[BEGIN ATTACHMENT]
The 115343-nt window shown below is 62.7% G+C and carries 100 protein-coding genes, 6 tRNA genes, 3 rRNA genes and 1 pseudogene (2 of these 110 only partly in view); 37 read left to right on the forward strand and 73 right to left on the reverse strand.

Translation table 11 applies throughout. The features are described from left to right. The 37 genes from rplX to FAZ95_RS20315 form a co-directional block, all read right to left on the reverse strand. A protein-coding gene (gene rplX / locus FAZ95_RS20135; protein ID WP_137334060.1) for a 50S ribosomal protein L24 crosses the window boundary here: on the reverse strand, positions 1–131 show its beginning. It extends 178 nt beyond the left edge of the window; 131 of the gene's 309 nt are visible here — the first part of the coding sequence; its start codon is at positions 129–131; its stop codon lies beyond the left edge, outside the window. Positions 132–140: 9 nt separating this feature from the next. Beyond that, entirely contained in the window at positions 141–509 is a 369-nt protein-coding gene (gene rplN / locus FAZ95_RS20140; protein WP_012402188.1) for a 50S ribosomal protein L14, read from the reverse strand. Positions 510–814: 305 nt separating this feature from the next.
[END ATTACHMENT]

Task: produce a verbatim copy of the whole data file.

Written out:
The 115343-nt window shown below is 62.7% G+C and carries 100 protein-coding genes, 6 tRNA genes, 3 rRNA genes and 1 pseudogene (2 of these 110 only partly in view); 37 read left to right on the forward strand and 73 right to left on the reverse strand.

Translation table 11 applies throughout. The features are described from left to right. The 37 genes from rplX to FAZ95_RS20315 form a co-directional block, all read right to left on the reverse strand. A protein-coding gene (gene rplX / locus FAZ95_RS20135; protein ID WP_137334060.1) for a 50S ribosomal protein L24 crosses the window boundary here: on the reverse strand, positions 1–131 show its beginning. It extends 178 nt beyond the left edge of the window; 131 of the gene's 309 nt are visible here — the first part of the coding sequence; its start codon is at positions 129–131; its stop codon lies beyond the left edge, outside the window. Positions 132–140: 9 nt separating this feature from the next. Beyond that, entirely contained in the window at positions 141–509 is a 369-nt protein-coding gene (gene rplN / locus FAZ95_RS20140; protein WP_012402188.1) for a 50S ribosomal protein L14, read from the reverse strand. Positions 510–814: 305 nt separating this feature from the next.